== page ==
However, once reached that age the child is considered mature enough to account for his own acts. At this point Judaism celebrates the Bar Mitzvah for boys or Bat Mitzvah for girls, or transition from childhood into adulthood. “The transition to responsibility is automatic…Jewish wisdom has seen fit to surround this moment with celebrations that have become fully incorporated in Jewish life” (Trepp, 1980). Bar/ Bat Mitzvah is usually celebrated on Sabbath morning and the teenager or “young adult”, is called to read the Torah, Talmud, and a portion of the sacred scrolls.

After the readings, the teen is presented with blessings and gifts in front of the congregation, and attends a reception after services. Although adolescence can be a very conflictive period in life, full of physiological and psychological changes, Judaism presents it as positive event. The teenage girl or boy may become anxious of these changes and yet look forward to it because of the support and importance given by his community and religion. Adulthood The longest period of our lifespan is adulthood, marked by critical events that go from finishing a career and finding a job, to getting married and ustaining a family. In Judaism perhaps marriage is one of the most important passages of life. According to the Talmud a “Jew is to marry, for only marriage can truly fulfill the Mitzvah of procreation. Yet marriage means more: it is life itself” (Trepp, 1980). Therefore we can say that marriage is seen in two ways: as a sacred sanctification of life; and to fulfill the purpose of companionship and procreation. There are requirements before, during and after the ceremony takes place. For one, it may not take place on Sabbath or any other holyday, and second, both partners must be Jewish.

According to Talmudic law, Kiddushin or betrothal is recognized only between 2 born Jews or a Jew and a converted Jew. In addition to being holy and purposeful, Judaism views marriage as a contractual agreement between two people with legal rights and obligations. The Ketubah is the marriage contract. During the Sabbath prior to the wedding ceremony, the groom is called to the Torah in hopes that Torah will be a guide for the couple in their marriage. It also provides an opportunity for the community to give their blessings and express their excitement about the upcoming wedding.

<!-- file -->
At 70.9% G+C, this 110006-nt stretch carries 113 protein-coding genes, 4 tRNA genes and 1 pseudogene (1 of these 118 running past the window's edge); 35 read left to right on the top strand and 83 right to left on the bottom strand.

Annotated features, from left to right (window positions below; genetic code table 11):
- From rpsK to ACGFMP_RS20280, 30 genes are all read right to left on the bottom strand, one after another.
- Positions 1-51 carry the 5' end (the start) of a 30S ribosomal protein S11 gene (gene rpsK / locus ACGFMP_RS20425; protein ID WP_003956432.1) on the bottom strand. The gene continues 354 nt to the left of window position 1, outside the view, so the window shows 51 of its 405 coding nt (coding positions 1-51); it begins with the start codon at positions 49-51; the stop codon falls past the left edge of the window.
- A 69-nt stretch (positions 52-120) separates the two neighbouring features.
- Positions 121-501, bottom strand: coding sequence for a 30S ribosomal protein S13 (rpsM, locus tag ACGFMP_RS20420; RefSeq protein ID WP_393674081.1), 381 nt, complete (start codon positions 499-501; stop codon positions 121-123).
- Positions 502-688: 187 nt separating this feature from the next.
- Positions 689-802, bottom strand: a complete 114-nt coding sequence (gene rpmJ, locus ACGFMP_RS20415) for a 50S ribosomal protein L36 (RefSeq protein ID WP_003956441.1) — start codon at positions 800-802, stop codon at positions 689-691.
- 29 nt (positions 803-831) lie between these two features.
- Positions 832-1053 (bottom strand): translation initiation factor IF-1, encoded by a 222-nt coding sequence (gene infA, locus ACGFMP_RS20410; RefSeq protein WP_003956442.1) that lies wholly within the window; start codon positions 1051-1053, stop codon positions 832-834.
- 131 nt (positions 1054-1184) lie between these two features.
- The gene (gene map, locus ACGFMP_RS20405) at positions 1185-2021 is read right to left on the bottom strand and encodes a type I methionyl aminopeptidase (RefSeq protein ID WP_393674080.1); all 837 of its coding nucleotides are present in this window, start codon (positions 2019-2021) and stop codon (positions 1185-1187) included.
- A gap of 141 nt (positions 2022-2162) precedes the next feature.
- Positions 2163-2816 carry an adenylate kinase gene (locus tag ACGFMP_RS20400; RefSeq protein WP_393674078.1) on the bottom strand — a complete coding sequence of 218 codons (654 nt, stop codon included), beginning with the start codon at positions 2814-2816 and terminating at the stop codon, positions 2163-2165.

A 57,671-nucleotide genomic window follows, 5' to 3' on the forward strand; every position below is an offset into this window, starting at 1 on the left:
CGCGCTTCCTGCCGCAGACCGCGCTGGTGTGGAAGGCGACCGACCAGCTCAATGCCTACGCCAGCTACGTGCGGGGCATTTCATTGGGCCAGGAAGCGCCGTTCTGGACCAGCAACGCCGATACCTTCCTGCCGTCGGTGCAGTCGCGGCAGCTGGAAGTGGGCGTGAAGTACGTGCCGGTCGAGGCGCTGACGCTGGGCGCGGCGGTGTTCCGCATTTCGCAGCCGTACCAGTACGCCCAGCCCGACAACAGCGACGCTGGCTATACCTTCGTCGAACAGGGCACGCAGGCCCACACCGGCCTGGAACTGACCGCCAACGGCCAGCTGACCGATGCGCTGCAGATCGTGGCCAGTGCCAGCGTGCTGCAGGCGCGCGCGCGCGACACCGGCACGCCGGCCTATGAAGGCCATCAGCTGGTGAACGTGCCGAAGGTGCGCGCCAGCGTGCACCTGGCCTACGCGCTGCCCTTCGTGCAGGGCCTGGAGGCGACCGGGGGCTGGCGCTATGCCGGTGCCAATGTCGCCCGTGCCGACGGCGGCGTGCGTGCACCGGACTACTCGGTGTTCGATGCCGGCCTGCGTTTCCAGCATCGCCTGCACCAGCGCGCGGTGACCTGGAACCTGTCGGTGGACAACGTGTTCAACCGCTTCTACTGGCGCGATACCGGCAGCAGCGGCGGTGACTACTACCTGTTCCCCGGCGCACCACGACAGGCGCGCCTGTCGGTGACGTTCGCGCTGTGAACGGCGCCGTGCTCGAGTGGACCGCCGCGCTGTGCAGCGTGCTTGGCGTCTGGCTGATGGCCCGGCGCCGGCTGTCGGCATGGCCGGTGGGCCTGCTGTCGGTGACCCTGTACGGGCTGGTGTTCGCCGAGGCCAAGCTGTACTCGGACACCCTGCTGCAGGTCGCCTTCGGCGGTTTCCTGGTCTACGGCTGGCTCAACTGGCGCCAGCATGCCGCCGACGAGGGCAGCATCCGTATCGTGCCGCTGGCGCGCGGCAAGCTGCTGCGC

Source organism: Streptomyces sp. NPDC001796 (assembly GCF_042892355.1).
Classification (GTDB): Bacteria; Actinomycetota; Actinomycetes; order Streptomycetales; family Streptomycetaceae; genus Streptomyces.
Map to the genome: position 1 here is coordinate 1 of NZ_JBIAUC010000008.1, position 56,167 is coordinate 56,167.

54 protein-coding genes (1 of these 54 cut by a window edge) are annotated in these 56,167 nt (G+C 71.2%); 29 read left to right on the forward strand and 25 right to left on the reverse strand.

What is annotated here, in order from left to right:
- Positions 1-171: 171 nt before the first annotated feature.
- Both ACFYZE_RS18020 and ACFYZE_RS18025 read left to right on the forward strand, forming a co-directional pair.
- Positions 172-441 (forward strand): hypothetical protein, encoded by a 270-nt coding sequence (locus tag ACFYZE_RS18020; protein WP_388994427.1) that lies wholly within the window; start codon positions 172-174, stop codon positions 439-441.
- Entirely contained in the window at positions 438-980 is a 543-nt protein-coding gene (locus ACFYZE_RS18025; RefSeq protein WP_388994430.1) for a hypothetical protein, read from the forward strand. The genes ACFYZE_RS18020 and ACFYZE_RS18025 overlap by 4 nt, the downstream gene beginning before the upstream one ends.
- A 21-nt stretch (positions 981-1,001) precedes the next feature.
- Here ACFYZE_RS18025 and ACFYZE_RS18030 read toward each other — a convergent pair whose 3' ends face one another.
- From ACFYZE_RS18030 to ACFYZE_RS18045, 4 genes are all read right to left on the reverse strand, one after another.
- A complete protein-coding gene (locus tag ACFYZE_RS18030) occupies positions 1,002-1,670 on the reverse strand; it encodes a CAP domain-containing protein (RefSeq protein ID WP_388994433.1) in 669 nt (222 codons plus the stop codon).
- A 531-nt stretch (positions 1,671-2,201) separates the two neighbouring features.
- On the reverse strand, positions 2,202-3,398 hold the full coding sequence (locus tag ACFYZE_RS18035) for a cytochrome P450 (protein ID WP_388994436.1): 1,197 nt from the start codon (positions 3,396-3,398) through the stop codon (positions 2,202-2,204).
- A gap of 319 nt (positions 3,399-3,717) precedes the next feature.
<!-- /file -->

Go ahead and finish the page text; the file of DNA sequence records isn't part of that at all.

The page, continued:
Once the ceremony has taken place the groom steps on a glass wrapped in a napkin and breaks it as a symbol to expel evil forces with the noise, at which point the assembly cheerfully say mazel tov to congratulate the couple. Then music is played and the couple is showered with rice as a symbol of fertility and prosperity. After the recession is over, the couple is led to a private room where the ritual of Yihud or consummation takes place. In non-orthodox Judaism, Yihud is symbolized by sharing the wedding canopy together, representing oneness under the same roof.

Death Every life ends with the sorrow of death, but even in death the body is God’s property, and should be treated with respect. Such principle is reflected on kavod ha met, or honoring the dead. When a Jew is nearing death the Chevra Kadisha or holy fellowship is called. The Chevra Kadisha is a Jewish burial organization usually consisting of volunteers, men and women, who will prepare the deceased for proper Jewish burial. After death, the body is attended and prepared for burial by members of the Chevra Kadisha.